when i was compiling a list of my most-anticipated albums of the second half of 2013 (a list that now looks a lot different in my head), i mentioned that the new franz ferdinand album should be a really fun listen. that may have been a bit of an underestimation. when franz ferdinand burst onto the scene in 2004, right in the midst of a post-punk revival that was taking the world by storm, the glasgow quartet immediately contributed dance floor-ready songs with sharp lyrics and guitar work that was almost unparalleled in the genre. their self-titled debut album included the monstrous hit “take me out,” along with other fantastic cuts like “michael,” “cheating on you,” and “jacqueline.”
after a hasty second album that still managed to legitimize the band and prove that franz ferdinand wasn’t just a one-off miracle, the quartet remained silent for four years, returning in 2009 with tonight: franz ferdinand. while their third effort was again admirable, franz ferdinand still hadn’t managed to capture the pandemonium they had unleashed five years prior. another long period of silence didn’t bode well for the band, but earlier this year, alex kapranos and company announced the impending arrival of their fourth album, right thoughts, right words, right action.
the announcement of their new album was soon followed by the release of a double a-side, “right action” and “love illumination.” after listening to those two songs, it was apparent to me that franz ferdinand was rejuvenated and quite capable of creating an album that could finally contend with their debut effort. contend, that is, with the musical aspect; all of the angular two-guitar parts are there, along with the danceable pulse of the rhythm section, but alex kapranos’ lyrics fall short in comparison to the rest of the band’s catalogue.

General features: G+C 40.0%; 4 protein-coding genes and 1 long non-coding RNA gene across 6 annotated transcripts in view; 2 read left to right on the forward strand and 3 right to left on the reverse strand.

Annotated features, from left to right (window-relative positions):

but if you can put that aside and reconcile that kapranos probably doesn’t have another “jacqueline” or “dark of the matinee” left in him lyrically, right thoughts, right words, right action is still a pretty good record. the songs on the double a-side are as strong as ever, and with “evil eye” sandwiched in between the two on the album, franz ferdinand proves that they’re just as fun now as they were almost ten years ago. “bullet” may just be the most straight-ahead, dance-heavy song the band’s ever done, but attempts at slower songs like “stand on the horizon” only show that kapranos’ songwriting just isn’t as sharp as it once was.
this is a record that i’ll probably throw on when i’m in the mood for something upbeat and not too complex, and i’m sure some of the standout tracks will wind up on some mixtapes. but in terms of artistic cohesiveness, franz ferdinand just didn’t have it in them this time around.